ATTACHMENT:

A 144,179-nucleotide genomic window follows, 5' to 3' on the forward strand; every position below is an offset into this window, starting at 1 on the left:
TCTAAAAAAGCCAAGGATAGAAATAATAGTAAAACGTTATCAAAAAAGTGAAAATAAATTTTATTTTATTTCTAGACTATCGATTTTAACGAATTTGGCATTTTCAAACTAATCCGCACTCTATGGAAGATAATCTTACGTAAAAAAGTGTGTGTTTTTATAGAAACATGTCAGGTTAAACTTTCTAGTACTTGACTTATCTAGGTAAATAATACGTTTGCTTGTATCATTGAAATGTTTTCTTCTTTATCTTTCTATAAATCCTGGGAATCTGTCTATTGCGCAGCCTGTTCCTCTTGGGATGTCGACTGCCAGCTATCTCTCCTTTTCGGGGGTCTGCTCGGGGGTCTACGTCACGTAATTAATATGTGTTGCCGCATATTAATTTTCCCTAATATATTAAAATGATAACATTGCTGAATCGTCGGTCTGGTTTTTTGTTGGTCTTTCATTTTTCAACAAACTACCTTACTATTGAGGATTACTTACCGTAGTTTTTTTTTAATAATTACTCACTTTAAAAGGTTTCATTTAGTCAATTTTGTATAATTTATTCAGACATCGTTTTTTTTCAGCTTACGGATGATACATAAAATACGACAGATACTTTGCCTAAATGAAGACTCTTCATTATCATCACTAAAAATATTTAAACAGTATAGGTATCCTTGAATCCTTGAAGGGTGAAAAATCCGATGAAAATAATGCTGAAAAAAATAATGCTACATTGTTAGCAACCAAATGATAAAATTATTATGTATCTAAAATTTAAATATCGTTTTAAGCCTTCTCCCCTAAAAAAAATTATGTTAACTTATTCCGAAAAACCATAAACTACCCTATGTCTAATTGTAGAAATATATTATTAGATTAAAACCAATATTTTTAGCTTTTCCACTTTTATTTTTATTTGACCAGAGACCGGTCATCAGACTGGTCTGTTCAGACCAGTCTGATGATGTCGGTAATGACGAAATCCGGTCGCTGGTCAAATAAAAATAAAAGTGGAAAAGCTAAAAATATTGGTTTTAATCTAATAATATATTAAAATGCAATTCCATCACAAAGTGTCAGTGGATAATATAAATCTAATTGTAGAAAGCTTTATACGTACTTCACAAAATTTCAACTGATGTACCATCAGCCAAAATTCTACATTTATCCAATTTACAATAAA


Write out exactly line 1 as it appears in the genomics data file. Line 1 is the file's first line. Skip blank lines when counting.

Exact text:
A 144,179-nucleotide genomic window follows, 5' to 3' on the forward strand; every position below is an offset into this window, starting at 1 on the left: